News and Analysis
In 2019, U.S. annual energy consumption from renewable sources exceeded coal consumption for the first time since before 1885, according to the U.S. Energy Information Administration. This outcome mainly reflects the continued decline in the amount of coal used for electricity generation over the past decade, as well as growth in renewable energy, mostly from wind and solar. 6/4/2020
The House Public Utilities Committee this week heard from the sponsor of House Bill 246, Rep. Nino Vitale (R-Urbana), who reviewed provisions of the new substitute version offered and accepted by the committee. The new version, which is being reviewed by OMA staff, appears to make numerous changes to laws regulating utility companies.
Also this week, the House Energy and Natural Resources Committee approved House Bill 104, sponsored by Rep. Dick Stein (R-Huron). The bill is intended to spur nuclear research and commercialization. View the comparison document to see what changed. The OMA had expressed concerns regarding the original version and is studying the changes. 5/28/2020
In a blistering editorial, The Plain Dealer has taken policymakers to task for allowing the owners of Ohio’s nuclear power plants to scam Ohio’s ratepayers. As the OMA reported earlier, the owner of the plants, Energy Harbor (formerly FirstEnergy Solutions), recently announced it would be rewarding investors with hundreds of millions dollars of stock buybacks. This was made possible because the company and its allies were able to persuade lawmakers in Columbus to enact House Bill 6 last year. 5/28/2020
A 50% drop in investments by U.S. shale sector companies this year could lead to a price spike in oil and natural gas following the historic pandemic-caused crash. That’s according to a new report by the International Energy Agency (IEA). The cuts in U.S. shale production are spurring what the IEA expects in 2020 to be the largest single-year decline in overall global energy investment on record. 5/27/2020
Appearing at the OMA Energy Committee this week, Richard Ricks of Columbia Gas of Ohio gave a presentation showing trends impacting natural gas supply and demand. Susanne Buckley of Scioto Energy provided a report on electricity market trends and future price forecasts. 5/21/2020
More than 70 members virtually joined the OMA Energy Committee committee meeting this week. All OMA committee meetings through at least third quarter will be held virtually.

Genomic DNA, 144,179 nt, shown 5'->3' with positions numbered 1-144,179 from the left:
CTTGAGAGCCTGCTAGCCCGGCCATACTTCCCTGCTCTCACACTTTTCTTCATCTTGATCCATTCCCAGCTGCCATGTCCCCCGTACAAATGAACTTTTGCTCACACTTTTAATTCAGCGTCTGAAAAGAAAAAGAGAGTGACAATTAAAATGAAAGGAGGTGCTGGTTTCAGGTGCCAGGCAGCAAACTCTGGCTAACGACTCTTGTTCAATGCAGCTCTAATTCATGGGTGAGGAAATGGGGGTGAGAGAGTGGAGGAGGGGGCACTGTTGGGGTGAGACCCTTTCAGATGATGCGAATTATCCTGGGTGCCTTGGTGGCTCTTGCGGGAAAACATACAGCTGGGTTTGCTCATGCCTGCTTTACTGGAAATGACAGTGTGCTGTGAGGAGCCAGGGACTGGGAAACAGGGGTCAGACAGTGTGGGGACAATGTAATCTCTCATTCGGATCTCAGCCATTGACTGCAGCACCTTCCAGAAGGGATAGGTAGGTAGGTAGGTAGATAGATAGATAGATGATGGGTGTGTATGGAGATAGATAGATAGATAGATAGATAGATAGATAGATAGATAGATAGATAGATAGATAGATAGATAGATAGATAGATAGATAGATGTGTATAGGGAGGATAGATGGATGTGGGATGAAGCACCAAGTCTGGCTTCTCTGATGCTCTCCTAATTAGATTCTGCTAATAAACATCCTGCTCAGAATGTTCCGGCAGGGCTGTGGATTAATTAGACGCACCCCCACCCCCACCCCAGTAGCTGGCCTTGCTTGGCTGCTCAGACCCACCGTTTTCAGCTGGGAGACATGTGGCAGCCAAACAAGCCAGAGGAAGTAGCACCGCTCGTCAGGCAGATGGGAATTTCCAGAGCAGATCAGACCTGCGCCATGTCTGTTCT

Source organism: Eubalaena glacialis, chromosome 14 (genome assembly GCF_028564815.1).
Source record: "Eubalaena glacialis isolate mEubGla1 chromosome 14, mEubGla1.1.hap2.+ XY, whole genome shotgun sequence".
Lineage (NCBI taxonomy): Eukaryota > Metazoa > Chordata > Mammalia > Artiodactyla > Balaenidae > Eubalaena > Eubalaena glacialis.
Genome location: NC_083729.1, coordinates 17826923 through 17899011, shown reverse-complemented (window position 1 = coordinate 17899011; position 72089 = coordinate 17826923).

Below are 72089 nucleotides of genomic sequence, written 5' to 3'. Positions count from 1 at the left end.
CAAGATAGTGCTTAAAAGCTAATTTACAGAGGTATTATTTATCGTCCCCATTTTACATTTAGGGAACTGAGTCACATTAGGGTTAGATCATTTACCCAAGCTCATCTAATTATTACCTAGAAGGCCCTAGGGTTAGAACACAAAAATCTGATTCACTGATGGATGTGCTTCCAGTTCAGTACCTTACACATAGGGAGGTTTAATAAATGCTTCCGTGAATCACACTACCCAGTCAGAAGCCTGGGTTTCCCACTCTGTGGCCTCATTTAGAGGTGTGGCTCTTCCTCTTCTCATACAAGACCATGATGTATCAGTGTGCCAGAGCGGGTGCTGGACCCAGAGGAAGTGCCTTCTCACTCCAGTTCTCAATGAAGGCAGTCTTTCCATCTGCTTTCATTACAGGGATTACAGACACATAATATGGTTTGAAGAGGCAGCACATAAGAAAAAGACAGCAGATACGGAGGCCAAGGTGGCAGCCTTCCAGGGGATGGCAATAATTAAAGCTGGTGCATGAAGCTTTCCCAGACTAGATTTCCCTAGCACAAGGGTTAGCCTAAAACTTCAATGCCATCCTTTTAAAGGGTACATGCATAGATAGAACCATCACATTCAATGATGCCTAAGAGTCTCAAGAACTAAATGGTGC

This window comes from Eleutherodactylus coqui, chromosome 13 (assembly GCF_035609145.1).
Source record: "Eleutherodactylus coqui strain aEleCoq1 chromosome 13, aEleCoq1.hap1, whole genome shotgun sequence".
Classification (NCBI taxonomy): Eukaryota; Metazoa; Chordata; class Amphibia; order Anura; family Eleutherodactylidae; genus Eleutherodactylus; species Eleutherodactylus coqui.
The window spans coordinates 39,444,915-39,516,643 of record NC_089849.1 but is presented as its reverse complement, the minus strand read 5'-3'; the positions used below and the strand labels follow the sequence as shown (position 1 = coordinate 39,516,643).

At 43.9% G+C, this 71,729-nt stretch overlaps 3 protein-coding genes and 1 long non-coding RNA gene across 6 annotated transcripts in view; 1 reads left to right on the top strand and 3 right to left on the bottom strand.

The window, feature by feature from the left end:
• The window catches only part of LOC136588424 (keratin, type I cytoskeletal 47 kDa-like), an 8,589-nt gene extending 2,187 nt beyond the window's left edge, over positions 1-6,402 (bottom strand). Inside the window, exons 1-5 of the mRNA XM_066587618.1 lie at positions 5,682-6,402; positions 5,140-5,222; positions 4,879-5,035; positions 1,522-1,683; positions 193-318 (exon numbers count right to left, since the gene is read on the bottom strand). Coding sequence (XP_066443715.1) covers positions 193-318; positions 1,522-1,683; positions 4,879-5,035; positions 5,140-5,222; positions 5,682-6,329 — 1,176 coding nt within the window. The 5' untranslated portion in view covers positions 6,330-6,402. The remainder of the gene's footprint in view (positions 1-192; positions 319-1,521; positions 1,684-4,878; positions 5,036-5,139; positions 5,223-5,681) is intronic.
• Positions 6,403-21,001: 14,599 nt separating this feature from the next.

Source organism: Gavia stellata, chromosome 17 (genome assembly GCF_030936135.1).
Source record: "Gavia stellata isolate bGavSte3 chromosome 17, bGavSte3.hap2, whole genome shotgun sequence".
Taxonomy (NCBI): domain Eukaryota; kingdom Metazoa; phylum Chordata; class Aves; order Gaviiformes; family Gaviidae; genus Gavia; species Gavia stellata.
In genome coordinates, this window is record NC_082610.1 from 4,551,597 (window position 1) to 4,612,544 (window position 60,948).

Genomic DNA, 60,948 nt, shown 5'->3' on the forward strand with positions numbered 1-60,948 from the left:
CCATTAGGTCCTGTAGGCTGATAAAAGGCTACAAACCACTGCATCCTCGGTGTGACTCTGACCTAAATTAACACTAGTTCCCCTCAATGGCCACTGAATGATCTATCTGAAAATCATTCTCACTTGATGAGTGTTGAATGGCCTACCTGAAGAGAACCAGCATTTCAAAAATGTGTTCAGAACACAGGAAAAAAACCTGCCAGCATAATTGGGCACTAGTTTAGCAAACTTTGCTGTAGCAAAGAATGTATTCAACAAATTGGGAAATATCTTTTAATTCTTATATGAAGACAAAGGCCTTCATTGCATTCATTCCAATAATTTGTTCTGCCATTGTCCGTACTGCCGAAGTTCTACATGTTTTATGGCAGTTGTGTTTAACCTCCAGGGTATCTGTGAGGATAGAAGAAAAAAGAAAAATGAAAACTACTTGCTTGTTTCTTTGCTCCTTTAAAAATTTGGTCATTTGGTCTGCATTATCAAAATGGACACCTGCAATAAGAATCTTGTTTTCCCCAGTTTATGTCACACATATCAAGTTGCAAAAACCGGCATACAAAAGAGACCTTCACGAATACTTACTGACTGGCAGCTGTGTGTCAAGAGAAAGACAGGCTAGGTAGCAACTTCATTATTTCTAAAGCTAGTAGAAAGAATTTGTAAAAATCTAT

Special guest presenter, Dr. Joseph Bowring, the PJM Independent Market Monitor, spoke on the impact of the FERC Minimum Offer Price Rule (MOPR) order on customers’ power bills. Dr. Bowring has noted repeatedly that state legislation to subsidize certain power plants is unfair to markets. In his presentation he concludes that the landmark FERC MOPR order “is not expected to have an impact on the clearing prices and auction revenues in the 2022/2023 RPM BRA (wholesale power auction).” 5/21/2020
Leaders of Energy Harbor — formerly known as FirstEnergy Solutions — have moved to repurchase an additional $300 million of its own stock, according to a report this week at Cleveland.com. (The Statehouse News Bureau also covered the story.) This comes as Ohio electricity customers — including manufacturers — are about to subsidize the company to the tune of $150 million annually through surcharges imposed by House Bill 6, last year’s nuclear bailout law.
The article quotes Ned Hill, a professor at The Ohio State University, who said contrary to the company’s arguments that it was in financial trouble, the buyback shows Energy Harbor’s management is confident it will make money as it now rewards shareholders.
Nearly a year ago, as he delivered OMA opponent testimony on HB 6, former OMA Chairman David W. Johnson of Summitville Tiles urged Ohio lawmakers to require an annual, independent profitability analysis before the state doled out Ohioans’ moneys to the generation company that is now Energy Harbor. That, of course, didn’t happen. Join the discussion at the OMA Energy Committee meeting next week. 5/13/2020
Due to the COVID-19 crisis, the International Energy Agency expects the biggest worldwide decline in electricity consumption since the Great Depression, according to The Wall Street Journal. “It is as if Germany and France were both turned off for the year,” the story notes. In the U.S., the drop has been most severe in New York City, where wholesale power prices averaged $16.57 a megawatt-hour in the first six days of May — down by more than a quarter from the start of the 2020.
Meanwhile in Ohio, despite lower electricity consumption, Ohio electric distribution utility FirstEnergy is assured to enjoy record profits due to the new decoupling rider authorized by HB 6. Under the mechanism, if annual revenue in a given calendar year is less (or greater) than 2018’s baseline revenue, FirstEnergy utilities will charge (or credit) the difference to customers through the decoupling rider. 5/11/2020
The U.S. renewable energy industry continues to suffer from the pandemic. As many as 120,000 jobs in solar and 35,000 in wind could be lost, trade groups say. The wind industry, in particular, is plagued by slowdowns in obtaining parts from overseas, according to the AP. 5/4/2020
Today, the U.S. is 100% import-reliant on many minerals and metals that are essential for defense technologies, consumer goods, and clean energy technology. VisualCapitalist.com has published a new infographic to spotlight China’s dominance in the production of critical minerals needed for the new energy era. 5/7/2020